For years, rumors circulated among Western New York business leaders that Terry Pegula was about to sell the Buffalo Sabers.
Time and time again, his executives have emphatically denied this notion when questioned. That person was usually COO Ron Rakuya, who had been fired three weeks earlier. Now comes more news that WNY is buzzing about a potential sale.
The dissolution of Pegula Sports and Entertainment, the umbrella company that oversaw all of the family’s non-oil businesses, was announced on Monday. Only Bills employees will handle the Buffalo Bills. Sabers will be handled by Sabers employees only.
With the exception of Pegula who serves as President and John Roth as Chief Operating Officer of both clubs.
“Terry is very excited about swords,” said Roth. “He loves this team. He’s fired. He’s investing his own money in this roster and arena. I think you can tell by his actions how great a support he is of the organization.”
Roth said Pegula will pay for KeyBank Center’s new roof, acoustics upgrade, and video scoreboard replacement.
Why no longer specifically PSE? It was just a matter of getting rid of too many employees who had overlapping duties, Roth said. It has been an often frustrating dynamic for al Qaeda. Sabers team sources say nine people have been terminated, with steps being taken to reduce redundancy, according to the source.
“These moves are all made for efficiency and better focus,” said Roth. “We had a lot of repetitions. None of these moves were performance related.
However, rumors of swords selling rose again on Monday. While the chances of this being true are close to zero according to team sources, that will not prevent speculation from being revived today.
Roth was brought on board as daily host for the Sabers and PSE in January, and has since made a series of moves to streamline operations. Roth has no athletic background. He was previously an investor and portfolio manager.
One unspoken aspect of this series of business moves is how determined Terry Pegula and Roth were to come to the conclusion that Kim Pegula’s biggest business ideas proved unworkable. Unable to work after suffering a debilitating heart attack last year, her creations and her closest allies continue to disappear from the company.
Kim Pegula was the driving force behind creating PSE. She also brokered a deal in 2017 for her and the children to buy 70 percent of Raccuia’s ADPRO Sports, which was sold this month to Legends, the same company the Bills contracted with for much of the new stadium business, including PSLs, sponsorship merchandise and concessions.
PSE previously sold most of its restaurant businesses, most notably Showcase (716) Food and Sports to Southern Tier Brewing Company in 2021 and its Tim Hortons location in 2020.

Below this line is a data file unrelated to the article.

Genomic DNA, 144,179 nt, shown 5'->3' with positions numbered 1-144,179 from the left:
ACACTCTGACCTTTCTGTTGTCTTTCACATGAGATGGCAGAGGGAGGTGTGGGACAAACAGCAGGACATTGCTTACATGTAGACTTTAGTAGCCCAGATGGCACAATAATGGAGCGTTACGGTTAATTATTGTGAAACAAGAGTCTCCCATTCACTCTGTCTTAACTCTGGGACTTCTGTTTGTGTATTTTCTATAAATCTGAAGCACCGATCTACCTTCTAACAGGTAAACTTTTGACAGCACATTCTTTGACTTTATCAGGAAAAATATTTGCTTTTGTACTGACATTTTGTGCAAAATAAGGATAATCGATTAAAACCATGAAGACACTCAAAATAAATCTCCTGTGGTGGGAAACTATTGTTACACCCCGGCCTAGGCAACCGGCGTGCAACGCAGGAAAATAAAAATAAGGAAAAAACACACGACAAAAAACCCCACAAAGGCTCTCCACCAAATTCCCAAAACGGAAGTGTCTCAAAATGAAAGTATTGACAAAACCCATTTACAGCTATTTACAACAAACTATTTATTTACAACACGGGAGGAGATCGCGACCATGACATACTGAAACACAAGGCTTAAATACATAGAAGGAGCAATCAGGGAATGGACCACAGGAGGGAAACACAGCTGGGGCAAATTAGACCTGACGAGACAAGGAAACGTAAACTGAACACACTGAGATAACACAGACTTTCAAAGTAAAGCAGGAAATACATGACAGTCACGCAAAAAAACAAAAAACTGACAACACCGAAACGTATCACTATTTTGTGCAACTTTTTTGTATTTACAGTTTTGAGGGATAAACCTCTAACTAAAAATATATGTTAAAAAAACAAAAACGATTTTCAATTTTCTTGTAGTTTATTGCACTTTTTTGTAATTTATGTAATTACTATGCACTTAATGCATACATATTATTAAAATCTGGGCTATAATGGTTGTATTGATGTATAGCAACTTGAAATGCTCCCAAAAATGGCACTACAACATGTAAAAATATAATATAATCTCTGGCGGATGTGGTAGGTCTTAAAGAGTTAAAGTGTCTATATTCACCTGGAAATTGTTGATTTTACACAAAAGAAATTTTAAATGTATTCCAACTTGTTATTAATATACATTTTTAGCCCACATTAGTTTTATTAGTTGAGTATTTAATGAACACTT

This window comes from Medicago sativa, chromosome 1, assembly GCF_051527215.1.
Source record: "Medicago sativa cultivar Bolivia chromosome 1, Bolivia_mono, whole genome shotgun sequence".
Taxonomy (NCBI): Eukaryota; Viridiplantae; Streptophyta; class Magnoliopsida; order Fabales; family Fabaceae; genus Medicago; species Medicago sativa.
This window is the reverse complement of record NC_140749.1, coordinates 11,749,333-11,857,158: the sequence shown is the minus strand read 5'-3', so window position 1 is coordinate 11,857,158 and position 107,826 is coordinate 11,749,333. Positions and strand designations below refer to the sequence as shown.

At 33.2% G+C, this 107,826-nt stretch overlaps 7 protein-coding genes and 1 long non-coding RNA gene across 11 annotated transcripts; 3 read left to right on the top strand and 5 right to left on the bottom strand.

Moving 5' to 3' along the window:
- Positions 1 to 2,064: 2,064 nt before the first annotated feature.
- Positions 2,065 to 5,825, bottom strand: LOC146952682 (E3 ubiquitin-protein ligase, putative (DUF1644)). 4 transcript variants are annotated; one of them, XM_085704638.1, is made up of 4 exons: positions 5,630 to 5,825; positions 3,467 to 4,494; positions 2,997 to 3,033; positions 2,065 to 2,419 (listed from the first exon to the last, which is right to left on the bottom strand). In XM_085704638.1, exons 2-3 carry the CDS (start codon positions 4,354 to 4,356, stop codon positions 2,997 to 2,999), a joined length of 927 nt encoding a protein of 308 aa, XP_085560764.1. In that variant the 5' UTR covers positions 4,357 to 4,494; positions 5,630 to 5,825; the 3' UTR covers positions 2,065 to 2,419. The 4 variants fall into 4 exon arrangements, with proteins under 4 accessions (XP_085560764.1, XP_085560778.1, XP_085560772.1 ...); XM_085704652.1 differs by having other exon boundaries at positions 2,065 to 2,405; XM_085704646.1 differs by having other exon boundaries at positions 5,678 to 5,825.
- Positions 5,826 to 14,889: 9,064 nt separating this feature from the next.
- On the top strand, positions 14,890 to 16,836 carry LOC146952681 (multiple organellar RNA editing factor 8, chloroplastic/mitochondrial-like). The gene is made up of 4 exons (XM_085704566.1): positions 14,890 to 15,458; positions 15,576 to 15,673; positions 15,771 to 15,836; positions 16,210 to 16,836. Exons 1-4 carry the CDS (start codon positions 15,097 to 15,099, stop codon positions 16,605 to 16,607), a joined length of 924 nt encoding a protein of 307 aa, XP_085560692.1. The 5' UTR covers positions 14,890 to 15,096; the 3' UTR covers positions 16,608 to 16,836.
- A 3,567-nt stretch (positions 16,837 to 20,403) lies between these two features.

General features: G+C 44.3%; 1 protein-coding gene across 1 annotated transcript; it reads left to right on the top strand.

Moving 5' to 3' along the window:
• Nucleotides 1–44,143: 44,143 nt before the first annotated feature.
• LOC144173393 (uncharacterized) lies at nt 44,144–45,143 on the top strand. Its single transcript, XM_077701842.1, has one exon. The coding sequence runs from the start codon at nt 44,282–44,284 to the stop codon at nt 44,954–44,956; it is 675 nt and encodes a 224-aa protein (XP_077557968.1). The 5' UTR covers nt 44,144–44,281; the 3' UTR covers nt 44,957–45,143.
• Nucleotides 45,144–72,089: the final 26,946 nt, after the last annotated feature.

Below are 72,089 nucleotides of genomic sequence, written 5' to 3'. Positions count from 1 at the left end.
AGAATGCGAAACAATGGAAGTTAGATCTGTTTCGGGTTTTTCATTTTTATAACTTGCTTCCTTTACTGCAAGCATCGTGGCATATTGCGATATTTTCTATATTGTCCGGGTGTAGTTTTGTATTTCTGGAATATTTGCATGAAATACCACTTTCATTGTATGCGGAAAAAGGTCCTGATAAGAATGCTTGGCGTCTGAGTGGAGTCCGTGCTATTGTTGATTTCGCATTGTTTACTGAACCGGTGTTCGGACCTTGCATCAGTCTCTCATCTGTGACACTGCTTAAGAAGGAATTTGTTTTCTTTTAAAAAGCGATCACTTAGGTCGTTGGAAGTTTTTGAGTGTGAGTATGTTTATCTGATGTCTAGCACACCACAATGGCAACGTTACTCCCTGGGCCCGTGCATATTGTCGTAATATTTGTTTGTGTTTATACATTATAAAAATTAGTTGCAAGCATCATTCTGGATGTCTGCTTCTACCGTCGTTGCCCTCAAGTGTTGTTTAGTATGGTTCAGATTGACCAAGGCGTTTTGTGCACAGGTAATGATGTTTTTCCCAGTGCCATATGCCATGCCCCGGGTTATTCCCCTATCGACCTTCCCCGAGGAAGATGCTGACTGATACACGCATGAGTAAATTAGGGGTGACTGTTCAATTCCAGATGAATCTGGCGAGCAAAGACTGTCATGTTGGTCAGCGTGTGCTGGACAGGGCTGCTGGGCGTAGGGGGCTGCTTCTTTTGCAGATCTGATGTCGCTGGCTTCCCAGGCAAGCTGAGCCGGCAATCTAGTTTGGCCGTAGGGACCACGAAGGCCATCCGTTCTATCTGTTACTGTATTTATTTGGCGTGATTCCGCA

Other entities from the PSE portfolio, including the Buffalo Bandits and Rochester Knighthawks of the National Lacrosse League, the Rochester Americans of the American Hockey League and Black River Entertainment, will remain essentially unchanged with their leadership continuing to report to Roth. — Graham
What does this mean for swords
This reorganization will create a lot of questions regarding the Sabers even beyond the notion that this makes it easier for Pegula to sell the franchise, Tim mentioned.
Having Pegula take over as president isn’t an unusual move for the franchise considering Kim Pegula held the role prior to her health issues. The curious part of the announcement is that the Sabers and Bills “will separate resources between the Buffalo Bills and Buffalo Sabers, allowing each organization to focus individually on its efforts.”
But Pegula will be the president of both teams, and Roth will be the COO of both teams. On Bill’s side, the business operations are managed by a committee made up of Ruth, Kathryn D’Angelo, the team’s general counsel and senior vice president of business administration and Josh Dzorlikovsky, who is senior vice president of finance and business administration. It’s not yet clear if the Sabers will form a similar structure for their business operations, but the team release only mentioned Pegula and Roth working collaboratively on the business side of the organization.
All of this comes at a critical time for the franchise on and off the ice. The team plans a series of arena renovations in the next few years and on the ice, the Buffalo Roster is about to become a playoff contender and boasts as much young talent as any team in the league. Ever since Pegula cut jobs with the Sabers in 2020 and said his goal was to be “efficient, efficient and economical,” fans have wondered if the team was operating on an internal budget. The Sabers haven’t spent the salary cap in recent years, but that can be attributed to the youth movement and rebuilding that general manager Kevin Adams has implemented. But more of these young, up-and-coming players need contract extensions and the team gets closer, so Pegula’s spending habits will tell the story for the next few years.
The Pegulas purchased the Sabers in February of 2011, and the team has not made the playoffs since that season. Adams seems to have been trending the snowboarding product in the promising direction for more than a decade. The hope from Western New York hockey fans is that Pegula will continue to take a hands-off approach to their otherwise smoothly running hockey division. — Fairburn
(Photo by Terry Pegula: Justin Pearl/Getty Images)
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